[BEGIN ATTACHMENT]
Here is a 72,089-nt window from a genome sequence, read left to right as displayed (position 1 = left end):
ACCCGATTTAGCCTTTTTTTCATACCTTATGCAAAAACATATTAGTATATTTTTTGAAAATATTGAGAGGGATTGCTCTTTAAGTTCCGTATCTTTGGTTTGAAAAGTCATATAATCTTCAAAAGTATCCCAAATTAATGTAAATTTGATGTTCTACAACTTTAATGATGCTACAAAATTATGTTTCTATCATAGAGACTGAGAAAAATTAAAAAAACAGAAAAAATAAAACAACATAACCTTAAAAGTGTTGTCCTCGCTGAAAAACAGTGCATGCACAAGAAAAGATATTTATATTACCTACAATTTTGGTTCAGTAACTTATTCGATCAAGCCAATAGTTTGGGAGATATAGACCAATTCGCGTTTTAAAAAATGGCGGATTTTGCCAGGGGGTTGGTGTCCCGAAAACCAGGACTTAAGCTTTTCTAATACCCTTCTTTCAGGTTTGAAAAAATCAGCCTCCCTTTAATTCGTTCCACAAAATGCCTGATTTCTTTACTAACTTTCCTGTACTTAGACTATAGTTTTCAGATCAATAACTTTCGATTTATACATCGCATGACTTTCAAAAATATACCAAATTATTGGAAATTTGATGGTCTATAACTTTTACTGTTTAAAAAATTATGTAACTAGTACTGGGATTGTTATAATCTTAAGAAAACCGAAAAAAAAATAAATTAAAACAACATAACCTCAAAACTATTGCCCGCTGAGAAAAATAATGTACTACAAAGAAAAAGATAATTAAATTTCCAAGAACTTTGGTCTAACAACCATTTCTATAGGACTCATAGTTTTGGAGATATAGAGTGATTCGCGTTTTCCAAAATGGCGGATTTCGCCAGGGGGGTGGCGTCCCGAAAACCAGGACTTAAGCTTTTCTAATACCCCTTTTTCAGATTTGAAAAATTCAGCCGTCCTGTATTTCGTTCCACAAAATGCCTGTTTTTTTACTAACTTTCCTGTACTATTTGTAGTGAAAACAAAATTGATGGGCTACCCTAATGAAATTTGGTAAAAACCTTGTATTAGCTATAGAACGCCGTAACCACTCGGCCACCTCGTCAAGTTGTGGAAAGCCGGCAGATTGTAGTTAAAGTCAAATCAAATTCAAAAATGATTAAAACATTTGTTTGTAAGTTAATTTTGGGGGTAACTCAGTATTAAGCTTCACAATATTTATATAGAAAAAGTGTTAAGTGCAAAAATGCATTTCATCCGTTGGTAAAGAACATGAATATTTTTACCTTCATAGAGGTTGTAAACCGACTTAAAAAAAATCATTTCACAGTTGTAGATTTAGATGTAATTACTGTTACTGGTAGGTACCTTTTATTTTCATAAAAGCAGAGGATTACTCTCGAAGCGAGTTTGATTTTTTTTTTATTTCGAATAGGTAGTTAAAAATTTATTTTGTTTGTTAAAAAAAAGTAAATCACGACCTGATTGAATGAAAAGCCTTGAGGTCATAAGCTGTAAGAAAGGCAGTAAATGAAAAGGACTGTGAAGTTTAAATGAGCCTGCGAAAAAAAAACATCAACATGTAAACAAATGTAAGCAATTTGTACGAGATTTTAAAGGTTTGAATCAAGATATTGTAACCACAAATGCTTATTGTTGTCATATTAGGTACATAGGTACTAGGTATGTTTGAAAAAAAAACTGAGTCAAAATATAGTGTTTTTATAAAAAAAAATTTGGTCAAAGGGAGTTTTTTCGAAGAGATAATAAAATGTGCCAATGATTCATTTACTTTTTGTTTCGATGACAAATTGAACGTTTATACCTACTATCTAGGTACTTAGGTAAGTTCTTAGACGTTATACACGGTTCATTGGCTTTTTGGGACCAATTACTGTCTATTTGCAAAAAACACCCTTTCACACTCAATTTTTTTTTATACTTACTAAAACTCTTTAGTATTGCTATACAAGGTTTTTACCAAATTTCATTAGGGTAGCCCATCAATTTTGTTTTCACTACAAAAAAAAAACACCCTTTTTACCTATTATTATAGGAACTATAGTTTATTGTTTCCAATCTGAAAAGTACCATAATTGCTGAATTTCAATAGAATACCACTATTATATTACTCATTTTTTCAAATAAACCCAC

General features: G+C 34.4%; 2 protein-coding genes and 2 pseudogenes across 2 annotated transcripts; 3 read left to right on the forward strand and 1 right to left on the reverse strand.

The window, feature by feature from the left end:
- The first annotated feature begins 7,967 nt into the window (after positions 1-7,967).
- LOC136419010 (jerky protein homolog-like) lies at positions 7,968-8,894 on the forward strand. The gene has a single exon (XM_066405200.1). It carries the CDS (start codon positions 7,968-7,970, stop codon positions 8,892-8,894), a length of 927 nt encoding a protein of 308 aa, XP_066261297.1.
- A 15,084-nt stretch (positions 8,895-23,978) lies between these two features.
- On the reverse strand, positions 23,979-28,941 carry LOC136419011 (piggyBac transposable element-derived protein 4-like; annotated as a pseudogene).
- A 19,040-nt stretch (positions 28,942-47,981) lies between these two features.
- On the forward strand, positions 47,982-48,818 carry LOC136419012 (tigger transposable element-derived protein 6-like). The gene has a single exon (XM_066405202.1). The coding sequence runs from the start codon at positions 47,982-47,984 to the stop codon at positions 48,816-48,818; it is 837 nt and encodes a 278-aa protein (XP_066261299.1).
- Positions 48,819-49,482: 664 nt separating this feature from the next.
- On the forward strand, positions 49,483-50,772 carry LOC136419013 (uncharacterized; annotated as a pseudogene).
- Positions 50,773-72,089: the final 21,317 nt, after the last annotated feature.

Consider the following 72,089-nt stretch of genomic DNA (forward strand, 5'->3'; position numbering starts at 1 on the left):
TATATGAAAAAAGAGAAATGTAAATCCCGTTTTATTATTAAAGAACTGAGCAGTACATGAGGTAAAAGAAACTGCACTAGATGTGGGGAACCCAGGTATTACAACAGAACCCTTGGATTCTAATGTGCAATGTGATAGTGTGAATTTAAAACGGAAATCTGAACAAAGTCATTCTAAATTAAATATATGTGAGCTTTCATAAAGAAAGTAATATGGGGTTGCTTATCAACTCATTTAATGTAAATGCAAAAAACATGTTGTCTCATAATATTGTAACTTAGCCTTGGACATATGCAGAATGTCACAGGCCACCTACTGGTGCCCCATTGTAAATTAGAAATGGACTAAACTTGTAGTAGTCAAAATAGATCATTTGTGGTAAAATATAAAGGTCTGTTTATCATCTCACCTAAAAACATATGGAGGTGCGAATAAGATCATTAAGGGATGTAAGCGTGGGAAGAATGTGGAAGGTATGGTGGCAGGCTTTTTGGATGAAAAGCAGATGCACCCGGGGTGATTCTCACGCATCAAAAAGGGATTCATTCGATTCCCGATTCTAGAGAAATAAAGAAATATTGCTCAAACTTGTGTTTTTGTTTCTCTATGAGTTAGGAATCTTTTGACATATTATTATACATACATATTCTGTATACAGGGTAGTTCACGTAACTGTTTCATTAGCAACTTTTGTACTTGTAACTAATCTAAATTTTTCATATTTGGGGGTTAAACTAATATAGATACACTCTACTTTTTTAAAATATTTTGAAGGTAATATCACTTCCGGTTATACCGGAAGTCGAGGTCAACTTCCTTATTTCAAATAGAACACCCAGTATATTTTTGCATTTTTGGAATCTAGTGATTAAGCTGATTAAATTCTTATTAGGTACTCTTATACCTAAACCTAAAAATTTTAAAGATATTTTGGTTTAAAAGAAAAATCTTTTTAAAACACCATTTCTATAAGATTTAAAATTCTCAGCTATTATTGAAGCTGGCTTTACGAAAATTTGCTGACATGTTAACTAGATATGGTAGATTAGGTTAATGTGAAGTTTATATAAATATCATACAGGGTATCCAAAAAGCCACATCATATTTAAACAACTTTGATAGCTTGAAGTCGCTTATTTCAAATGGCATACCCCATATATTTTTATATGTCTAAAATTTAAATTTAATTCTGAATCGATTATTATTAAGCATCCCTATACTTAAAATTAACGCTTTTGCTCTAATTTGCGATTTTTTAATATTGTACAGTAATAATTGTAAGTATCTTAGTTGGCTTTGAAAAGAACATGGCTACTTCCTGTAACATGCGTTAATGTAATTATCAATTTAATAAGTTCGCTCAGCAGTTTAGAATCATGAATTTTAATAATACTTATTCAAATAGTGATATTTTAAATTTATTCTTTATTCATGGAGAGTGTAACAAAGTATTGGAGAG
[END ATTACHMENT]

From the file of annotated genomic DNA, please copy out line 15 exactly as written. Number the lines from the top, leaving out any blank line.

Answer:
TATATGAAAAAAGAGAAATGTAAATCCCGTTTTATTATTAAAGAACTGAGCAGTACATGAGGTAAAAGAAACTGCACTAGATGTGGGGAACCCAGGTATTACAACAGAACCCTTGGATTCTAATGTGCAATGTGATAGTGTGAATTTAAAACGGAAATCTGAACAAAGTCATTCTAAATTAAATATATGTGAGCTTTCATAAAGAAAGTAATATGGGGTTGCTTATCAACTCATTTAATGTAAATGCAAAAAACATGTTGTCTCATAATATTGTAACTTAGCCTTGGACATATGCAGAATGTCACAGGCCACCTACTGGTGCCCCATTGTAAATTAGAAATGGACTAAACTTGTAGTAGTCAAAATAGATCATTTGTGGTAAAATATAAAGGTCTGTTTATCATCTCACCTAAAAACATATGGAGGTGCGAATAAGATCATTAAGGGATGTAAGCGTGGGAAGAATGTGGAAGGTATGGTGGCAGGCTTTTTGGATGAAAAGCAGATGCACCCGGGGTGATTCTCACGCATCAAAAAGGGATTCATTCGATTCCCGATTCTAGAGAAATAAAGAAATATTGCTCAAACTTGTGTTTTTGTTTCTCTATGAGTTAGGAATCTTTTGACATATTATTATACATACATATTCTGTATACAGGGTAGTTCACGTAACTGTTTCATTAGCAACTTTTGTACTTGTAACTAATCTAAATTTTTCATATTTGGGGGTTAAACTAATATAGATACACTCTACTTTTTTAAAATATTTTGAAGGTAATATCACTTCCGGTTATACCGGAAGTCGAGGTCAACTTCCTTATTTCAAATAGAACACCCAGTATATTTTTGCATTTTTGGAATCTAGTGATTAAGCTGATTAAATTCTTATTAGGTACTCTTATACCTAAACCTAAAAATTTTAAAGATATTTTGGTTTAAAAGAAAAATCTTTTTAAAACACCATTTCTATAAGATTTAAAATTCTCAGCTATTATTGAAGCTGGCTTTACGAAAATTTGCTGACATGTTAACTAGATATGGTAGATTAGGTTAATGTGAAGTTTATATAAATATCATACAGGGTATCCAAAAAGCCACATCATATTTAAACAACTTTGATAGCTTGAAGTCGCTTATTTCAAATGGCATACCCCATATATTTTTATATGTCTAAAATTTAAATTTAATTCTGAATCGATTATTATTAAGCATCCCTATACTTAAAATTAACGCTTTTGCTCTAATTTGCGATTTTTTAATATTGTACAGTAATAATTGTAAGTATCTTAGTTGGCTTTGAAAAGAACATGGCTACTTCCTGTAACATGCGTTAATGTAATTATCAATTTAATAAGTTCGCTCAGCAGTTTAGAATCATGAATTTTAATAATACTTATTCAAATAGTGATATTTTAAATTTATTCTTTATTCATGGAGAGTGTAACAAAGTATTGGAGAG